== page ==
Junk Science

Farm Dust Can (Sort Of) Prevent Allergies

...but so far, we've only tested that theory in mice.

Sep 04, 2015 at 5:07 PM ET

Farm kids have some of the lowest rates of seasonal allergies and asthma in the world. But scientists don’t know what it is about milking cows, rolling in bales of hay and wearing overalls that prevents runny noses and wheezing in children. Despite a glut of headlines about muddy country kids being healthier than city children, scientists still have no idea why the country kids are healthier.

“Dirty farm air may ward off asthma in children,” Science Magazine told readers. “Here’s why farm kids have fewer allergies and less asthma,” The Verge explained. And the Guardian took it one step further, with: “Farm dust that protects children from allergies could lead to asthma vaccine”.

Diligent scientists are allergic to headlines like this. The researchers exposed some mice (not children) to an extract of farm dust from Europe, and found that those mice did not develop dust mite allergies. They then managed to trace the resistance back to a single protein called A20, which determines how the respiratory tract responds to allergens. Next, they turned to their petri dishes and discovered that human cells responded similarly to the A20 protein. Lastly, the scientists looked at data from prior studies which suggest that some farm kids with allergies have low-quality A20 molecules. It’s an incredibly clever piece of basic science.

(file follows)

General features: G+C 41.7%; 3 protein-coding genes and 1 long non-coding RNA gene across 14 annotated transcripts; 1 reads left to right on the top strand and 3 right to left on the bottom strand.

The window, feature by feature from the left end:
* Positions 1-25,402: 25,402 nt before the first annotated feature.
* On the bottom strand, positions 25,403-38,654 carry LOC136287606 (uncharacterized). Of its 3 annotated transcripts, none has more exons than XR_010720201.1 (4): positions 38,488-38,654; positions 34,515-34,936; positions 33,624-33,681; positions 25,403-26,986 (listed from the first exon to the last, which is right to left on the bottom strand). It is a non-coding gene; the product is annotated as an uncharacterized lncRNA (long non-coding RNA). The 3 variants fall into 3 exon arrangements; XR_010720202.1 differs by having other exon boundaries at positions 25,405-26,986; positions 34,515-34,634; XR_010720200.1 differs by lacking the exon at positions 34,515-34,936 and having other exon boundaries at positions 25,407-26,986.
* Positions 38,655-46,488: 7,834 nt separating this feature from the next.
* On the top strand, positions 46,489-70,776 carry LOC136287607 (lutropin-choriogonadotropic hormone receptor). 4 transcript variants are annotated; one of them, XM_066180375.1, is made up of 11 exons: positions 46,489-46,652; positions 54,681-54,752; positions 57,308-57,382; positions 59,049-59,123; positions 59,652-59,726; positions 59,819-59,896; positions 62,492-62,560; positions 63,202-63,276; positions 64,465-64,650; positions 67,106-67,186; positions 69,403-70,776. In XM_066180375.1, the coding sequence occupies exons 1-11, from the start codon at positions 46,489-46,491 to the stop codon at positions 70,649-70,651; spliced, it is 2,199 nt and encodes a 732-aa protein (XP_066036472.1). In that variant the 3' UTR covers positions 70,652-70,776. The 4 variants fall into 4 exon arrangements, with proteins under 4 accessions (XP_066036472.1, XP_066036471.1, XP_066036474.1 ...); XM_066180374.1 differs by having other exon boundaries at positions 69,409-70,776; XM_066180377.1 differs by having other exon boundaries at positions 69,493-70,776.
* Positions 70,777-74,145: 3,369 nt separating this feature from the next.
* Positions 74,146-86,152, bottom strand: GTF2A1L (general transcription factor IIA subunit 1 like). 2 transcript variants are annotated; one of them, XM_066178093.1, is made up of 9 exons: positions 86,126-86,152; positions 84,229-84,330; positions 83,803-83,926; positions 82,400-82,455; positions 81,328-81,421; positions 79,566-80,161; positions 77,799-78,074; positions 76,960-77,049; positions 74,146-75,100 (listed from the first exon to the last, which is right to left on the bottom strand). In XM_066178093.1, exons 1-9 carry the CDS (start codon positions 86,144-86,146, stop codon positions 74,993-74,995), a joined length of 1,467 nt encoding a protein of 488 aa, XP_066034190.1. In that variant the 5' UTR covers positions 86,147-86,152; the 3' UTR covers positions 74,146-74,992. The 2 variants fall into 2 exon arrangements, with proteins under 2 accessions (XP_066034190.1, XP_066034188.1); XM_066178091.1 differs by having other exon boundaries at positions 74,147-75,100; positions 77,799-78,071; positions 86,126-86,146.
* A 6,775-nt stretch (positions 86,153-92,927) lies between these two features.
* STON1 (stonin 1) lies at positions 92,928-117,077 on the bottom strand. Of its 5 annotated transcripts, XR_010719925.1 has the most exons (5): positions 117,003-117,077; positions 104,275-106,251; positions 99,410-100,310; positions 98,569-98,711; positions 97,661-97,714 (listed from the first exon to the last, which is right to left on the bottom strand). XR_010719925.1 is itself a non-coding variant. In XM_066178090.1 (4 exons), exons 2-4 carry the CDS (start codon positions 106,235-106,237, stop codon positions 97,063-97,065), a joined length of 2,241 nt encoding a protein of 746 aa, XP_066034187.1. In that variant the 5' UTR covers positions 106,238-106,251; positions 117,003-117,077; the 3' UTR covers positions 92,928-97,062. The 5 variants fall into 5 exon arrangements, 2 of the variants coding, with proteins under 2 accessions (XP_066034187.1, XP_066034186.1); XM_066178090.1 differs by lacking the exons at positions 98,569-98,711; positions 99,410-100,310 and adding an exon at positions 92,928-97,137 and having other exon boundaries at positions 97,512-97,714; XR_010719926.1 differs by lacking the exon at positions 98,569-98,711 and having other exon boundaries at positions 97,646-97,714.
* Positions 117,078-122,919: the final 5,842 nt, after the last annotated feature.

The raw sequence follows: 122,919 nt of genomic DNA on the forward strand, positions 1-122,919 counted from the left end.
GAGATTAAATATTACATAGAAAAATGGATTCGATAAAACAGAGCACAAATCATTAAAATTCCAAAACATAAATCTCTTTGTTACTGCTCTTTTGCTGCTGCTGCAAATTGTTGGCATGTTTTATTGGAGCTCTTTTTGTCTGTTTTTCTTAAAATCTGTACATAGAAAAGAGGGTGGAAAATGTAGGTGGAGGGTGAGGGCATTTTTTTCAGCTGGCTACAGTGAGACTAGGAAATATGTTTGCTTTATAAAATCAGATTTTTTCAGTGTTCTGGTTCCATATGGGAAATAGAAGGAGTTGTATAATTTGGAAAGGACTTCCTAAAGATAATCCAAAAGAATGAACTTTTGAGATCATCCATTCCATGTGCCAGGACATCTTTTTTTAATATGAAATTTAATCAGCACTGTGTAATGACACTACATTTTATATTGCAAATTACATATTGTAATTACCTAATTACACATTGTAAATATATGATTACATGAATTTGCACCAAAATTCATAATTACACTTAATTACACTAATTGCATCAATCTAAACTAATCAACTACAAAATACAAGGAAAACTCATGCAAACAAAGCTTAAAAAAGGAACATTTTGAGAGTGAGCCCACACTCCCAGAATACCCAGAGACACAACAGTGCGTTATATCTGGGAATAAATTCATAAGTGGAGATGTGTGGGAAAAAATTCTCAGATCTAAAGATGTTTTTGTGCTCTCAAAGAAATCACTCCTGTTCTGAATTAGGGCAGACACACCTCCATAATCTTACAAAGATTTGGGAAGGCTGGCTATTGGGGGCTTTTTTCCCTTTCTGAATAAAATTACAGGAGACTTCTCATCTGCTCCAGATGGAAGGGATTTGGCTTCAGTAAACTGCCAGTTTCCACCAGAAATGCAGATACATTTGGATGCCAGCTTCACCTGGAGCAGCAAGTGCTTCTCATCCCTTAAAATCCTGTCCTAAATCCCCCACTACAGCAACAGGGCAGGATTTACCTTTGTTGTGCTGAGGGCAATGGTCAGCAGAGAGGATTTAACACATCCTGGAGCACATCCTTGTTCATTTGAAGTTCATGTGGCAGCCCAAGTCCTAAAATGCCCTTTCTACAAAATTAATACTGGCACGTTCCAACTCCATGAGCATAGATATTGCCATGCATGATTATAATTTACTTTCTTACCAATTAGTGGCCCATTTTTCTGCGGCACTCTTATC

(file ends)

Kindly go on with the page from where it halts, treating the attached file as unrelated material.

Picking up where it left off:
But, it does not mean farm dust prevents asthma in children. Nor does it mean that we have figured out why farm kids have fewer allergies (just because there’s a connection between the A20 protein, farm dust and allergies in mice does not mean we understand how any of this works in humans). And the study is absolutely not a meaningful step toward a human asthma vaccine.

Here’s what we do know. Farm kids have lower rates of allergies and asthma. Scientists can mimic that in mice, and solid studies have implicated one protein that is definitely worth further study. Any conclusion beyond that is nothing but hype. Unfortunately, as scientists scramble for grant money and journalists scramble for headlines, hype (especially surrounding mouse trials) is becoming the name of the game. And the result is a newsfeed full of Junk Science.